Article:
The jack wouldn’t go up.  It was clogged with grease, road dirt, and all kinds of crude.  Here I was out in the “wilderness” with no help and a jack that didn’t work, but  hey, no problem.  I’d use my Forest Service radio to call for help even if that would be humiliating.  Maybe Brian, the Recreation Guard, was nearby and would come to help.   I clicked the send button of the radio and was rewarded with the crackling noise of loud, blank, static. That was not a good sound.  I was still in the Edwards Creek Valley surrounded by tall lodgepole pine trees and mountains;  consequently,  the radio couldn’t get out from my position.  No help would be coming by way of me crying out for help using that piece of technology. Sad but true, I was stuck.  Did I panic yet?  Believe it or not, no.  No panic attack this time but I knew I had a wacky problem to solve.

I was torn between hoping someone, Brian, the ranger, a tourist, or someone, would come by and help me out or if I should start walking, or, ….. figure it out myself.  Of course,  if help came they’d see my embarrassing predicament, a jack that didn’t work from my own ineptness. What smug, twenty  year old, Forest Service employee wanted that?  No sir, not me. Walking wasn’t going to be fun as it was a long way home.  I was in dire straights.  I’d have to get out of this myself, somehow.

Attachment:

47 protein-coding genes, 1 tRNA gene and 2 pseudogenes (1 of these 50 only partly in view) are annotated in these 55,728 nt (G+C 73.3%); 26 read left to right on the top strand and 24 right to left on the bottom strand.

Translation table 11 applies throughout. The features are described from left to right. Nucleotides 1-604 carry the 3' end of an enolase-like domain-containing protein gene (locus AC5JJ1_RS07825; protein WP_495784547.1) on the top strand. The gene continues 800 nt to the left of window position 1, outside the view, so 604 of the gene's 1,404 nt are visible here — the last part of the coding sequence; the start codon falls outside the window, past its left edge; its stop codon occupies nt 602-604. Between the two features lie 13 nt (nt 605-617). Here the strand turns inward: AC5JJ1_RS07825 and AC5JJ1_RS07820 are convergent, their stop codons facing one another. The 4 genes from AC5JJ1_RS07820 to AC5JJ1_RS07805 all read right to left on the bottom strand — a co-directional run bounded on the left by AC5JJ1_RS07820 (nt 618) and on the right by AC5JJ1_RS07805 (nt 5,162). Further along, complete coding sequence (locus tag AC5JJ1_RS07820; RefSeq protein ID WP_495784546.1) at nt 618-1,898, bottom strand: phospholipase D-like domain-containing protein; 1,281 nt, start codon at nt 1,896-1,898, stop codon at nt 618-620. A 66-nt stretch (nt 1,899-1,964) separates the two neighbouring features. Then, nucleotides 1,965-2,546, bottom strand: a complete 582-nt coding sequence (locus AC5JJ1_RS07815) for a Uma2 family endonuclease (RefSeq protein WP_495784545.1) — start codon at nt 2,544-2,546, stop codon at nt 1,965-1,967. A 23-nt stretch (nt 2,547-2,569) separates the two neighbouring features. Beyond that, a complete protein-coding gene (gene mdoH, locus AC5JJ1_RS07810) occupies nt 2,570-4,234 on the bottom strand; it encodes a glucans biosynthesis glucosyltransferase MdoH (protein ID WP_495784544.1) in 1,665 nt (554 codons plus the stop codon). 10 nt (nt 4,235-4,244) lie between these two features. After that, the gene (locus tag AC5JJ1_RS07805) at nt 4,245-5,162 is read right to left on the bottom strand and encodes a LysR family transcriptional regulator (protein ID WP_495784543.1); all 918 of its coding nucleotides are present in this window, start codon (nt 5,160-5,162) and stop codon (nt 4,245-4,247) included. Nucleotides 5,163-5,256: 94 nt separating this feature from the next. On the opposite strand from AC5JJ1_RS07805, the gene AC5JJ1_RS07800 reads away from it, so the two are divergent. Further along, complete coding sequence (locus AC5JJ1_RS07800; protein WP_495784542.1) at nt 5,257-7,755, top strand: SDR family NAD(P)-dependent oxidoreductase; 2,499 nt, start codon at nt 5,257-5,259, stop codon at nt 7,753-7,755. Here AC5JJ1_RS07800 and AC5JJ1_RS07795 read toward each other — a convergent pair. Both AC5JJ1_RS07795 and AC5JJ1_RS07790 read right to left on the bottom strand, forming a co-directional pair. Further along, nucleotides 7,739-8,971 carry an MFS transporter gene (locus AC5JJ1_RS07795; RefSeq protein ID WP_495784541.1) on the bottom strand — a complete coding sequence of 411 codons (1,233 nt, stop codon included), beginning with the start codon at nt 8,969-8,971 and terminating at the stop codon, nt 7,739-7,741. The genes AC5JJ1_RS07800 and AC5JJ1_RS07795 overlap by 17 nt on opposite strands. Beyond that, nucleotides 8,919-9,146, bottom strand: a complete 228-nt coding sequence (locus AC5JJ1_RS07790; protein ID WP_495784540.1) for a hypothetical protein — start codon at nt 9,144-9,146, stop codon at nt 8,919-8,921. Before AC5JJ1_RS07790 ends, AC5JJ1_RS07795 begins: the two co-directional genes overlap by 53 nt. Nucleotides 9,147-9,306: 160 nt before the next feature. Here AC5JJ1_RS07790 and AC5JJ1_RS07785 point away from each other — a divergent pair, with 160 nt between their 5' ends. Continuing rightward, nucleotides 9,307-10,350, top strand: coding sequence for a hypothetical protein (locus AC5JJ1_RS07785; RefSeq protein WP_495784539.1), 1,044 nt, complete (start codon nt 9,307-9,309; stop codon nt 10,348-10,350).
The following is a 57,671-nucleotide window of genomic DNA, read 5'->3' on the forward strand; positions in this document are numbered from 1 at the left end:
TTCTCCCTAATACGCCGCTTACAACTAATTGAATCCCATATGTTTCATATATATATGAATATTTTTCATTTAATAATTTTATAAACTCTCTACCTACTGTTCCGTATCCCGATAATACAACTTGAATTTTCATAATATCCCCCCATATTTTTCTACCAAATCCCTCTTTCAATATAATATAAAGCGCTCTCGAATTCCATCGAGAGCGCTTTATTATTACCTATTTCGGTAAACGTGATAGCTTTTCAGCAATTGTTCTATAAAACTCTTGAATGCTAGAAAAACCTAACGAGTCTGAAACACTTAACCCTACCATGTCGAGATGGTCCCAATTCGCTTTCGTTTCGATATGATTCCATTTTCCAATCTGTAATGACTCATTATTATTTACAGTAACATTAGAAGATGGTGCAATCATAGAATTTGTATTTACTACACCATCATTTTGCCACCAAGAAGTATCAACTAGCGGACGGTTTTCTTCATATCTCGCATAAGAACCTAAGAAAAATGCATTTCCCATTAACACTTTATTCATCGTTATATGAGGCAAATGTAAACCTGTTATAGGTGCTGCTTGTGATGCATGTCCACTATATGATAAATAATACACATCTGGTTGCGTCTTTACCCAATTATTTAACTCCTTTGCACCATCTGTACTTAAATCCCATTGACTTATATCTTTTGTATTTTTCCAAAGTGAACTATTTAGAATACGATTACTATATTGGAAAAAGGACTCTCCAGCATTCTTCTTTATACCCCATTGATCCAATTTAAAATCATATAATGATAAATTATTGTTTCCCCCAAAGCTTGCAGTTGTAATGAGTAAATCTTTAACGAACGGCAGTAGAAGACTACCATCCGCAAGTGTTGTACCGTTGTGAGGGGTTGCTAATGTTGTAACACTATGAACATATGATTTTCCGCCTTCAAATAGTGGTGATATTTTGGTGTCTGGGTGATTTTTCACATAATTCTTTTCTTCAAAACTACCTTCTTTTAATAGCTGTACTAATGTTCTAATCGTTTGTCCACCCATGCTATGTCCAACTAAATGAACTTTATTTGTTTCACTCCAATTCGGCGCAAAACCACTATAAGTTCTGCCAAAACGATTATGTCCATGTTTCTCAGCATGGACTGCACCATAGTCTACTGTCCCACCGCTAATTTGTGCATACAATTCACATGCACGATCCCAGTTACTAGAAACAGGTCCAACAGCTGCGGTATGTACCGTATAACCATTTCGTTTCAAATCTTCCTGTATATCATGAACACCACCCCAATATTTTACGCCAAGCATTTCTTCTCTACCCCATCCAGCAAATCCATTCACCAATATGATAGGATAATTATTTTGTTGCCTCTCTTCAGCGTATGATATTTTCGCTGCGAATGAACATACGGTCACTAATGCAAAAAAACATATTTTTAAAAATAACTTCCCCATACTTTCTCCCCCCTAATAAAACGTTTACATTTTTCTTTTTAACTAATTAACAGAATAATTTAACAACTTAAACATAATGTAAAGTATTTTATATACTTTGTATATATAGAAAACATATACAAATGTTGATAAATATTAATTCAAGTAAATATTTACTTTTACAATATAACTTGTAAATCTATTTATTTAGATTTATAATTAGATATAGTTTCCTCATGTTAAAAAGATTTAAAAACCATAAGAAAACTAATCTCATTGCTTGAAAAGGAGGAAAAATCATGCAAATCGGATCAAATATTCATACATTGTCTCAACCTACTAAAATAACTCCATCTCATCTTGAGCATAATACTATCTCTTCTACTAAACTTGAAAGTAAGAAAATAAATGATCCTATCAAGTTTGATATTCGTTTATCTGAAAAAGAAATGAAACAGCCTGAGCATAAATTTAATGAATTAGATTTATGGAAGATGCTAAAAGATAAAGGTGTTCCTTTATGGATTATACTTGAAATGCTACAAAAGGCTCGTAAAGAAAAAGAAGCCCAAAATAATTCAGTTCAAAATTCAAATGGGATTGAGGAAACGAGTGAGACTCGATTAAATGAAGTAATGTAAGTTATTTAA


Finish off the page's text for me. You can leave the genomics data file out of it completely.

What to do? What would Ray do besides snicker at me, smile, and shake his head?  Sometimes the most simplistic of ideas is the right one.  I needed to clean the jack!  How to do that?  Wracking my feeble brain, I remembered I happened to have part of a five gallon can of gasoline I used for the chain saw.  Grabbing it and a rag, I threw the jack into the middle of that red, dirt road and poured a small quantity of gasoline onto it.  The harsh smell of fuel wafted up to my nostrils as I scrubbed the gasoline into the jack gears with the rag.  I cleaned out all that muck and gunk that had collected during the summer then dribbled a little motor oil onto the spring.  Setting it up right,  I tested it by levering the handle up and down and letting the oil lubricate the spring and pin.  It worked. The moveable parts of  the jack ran smoothly. It’s amazing what a little TLC could do.  I managed to save myself!  Who cared if the radio wouldn’t work or no one would come along?  Walking out was no longer necessary as an option.  Maybe I was fortunate the radio didn’t work?  I could save myself and not look moronic in front of my boss.  I could do that another time with a lot less effort.